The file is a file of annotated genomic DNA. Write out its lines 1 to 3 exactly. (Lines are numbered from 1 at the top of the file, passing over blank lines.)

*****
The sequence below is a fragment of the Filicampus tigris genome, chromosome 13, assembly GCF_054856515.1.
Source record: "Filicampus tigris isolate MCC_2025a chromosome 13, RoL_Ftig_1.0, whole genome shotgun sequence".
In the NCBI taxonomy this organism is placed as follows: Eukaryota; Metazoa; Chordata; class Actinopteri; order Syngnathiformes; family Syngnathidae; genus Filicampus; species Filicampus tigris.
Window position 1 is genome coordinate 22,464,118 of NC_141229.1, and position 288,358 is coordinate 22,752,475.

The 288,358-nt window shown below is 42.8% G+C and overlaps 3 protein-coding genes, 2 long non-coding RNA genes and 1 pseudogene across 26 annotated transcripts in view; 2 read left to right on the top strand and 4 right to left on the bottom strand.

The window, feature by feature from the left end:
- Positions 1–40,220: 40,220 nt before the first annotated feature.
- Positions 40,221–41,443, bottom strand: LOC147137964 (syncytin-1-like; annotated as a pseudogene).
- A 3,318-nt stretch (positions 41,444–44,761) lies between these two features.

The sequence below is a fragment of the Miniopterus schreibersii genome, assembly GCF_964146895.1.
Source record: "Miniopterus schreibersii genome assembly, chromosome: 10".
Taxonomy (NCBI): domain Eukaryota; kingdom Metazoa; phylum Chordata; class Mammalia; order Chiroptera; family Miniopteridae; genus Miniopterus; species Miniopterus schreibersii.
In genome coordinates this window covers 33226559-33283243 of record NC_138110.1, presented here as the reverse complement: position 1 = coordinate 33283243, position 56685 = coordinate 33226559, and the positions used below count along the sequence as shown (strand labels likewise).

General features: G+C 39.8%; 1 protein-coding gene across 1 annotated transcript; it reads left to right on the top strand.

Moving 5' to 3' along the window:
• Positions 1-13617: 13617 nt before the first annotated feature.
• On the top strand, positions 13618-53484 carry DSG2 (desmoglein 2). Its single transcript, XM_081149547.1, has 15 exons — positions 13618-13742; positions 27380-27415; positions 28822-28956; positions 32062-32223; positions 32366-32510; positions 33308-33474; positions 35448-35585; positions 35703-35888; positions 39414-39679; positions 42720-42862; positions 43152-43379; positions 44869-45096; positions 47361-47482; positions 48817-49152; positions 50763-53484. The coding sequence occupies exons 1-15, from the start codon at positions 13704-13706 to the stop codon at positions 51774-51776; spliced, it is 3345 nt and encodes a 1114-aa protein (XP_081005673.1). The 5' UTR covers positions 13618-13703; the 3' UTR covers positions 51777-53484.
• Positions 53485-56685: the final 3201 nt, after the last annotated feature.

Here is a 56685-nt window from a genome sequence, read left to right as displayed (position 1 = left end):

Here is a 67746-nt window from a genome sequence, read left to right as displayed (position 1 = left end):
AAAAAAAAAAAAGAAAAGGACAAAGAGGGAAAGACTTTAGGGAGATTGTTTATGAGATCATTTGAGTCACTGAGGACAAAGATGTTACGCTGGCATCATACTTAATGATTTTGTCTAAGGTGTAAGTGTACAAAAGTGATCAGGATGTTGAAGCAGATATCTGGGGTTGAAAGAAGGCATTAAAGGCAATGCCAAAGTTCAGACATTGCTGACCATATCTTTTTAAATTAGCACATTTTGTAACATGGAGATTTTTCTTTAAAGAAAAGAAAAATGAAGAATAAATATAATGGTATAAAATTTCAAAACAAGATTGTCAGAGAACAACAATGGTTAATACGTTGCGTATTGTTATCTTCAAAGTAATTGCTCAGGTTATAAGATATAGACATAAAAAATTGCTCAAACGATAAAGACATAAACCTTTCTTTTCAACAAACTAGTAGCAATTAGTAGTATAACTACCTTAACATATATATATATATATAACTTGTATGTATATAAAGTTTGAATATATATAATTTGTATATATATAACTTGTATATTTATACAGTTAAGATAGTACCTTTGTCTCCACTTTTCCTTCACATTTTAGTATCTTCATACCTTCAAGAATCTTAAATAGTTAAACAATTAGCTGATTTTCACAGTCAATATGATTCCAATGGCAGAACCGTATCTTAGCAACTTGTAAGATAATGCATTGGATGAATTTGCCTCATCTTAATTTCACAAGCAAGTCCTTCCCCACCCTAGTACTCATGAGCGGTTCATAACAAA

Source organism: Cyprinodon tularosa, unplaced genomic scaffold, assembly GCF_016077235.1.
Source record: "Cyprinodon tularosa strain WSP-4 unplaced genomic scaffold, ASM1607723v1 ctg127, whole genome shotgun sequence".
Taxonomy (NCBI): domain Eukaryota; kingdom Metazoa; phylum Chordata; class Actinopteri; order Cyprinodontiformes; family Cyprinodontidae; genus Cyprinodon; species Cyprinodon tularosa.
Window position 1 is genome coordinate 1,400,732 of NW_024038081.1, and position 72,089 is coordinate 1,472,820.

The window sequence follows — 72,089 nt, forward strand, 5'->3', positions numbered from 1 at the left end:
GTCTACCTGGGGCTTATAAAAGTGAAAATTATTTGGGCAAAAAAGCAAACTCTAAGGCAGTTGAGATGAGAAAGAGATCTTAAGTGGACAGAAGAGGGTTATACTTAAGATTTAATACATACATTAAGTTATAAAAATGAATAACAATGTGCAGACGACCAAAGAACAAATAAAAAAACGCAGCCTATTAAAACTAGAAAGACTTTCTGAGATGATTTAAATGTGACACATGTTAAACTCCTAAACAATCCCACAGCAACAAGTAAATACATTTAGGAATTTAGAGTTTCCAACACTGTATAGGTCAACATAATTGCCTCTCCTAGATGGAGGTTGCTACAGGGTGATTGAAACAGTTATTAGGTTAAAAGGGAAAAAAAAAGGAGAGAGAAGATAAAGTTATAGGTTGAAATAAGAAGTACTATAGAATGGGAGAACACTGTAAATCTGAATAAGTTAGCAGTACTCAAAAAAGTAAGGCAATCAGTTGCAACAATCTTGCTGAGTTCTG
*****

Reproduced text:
The sequence below is a fragment of the Filicampus tigris genome, chromosome 13, assembly GCF_054856515.1.
Source record: "Filicampus tigris isolate MCC_2025a chromosome 13, RoL_Ftig_1.0, whole genome shotgun sequence".
In the NCBI taxonomy this organism is placed as follows: Eukaryota; Metazoa; Chordata; class Actinopteri; order Syngnathiformes; family Syngnathidae; genus Filicampus; species Filicampus tigris.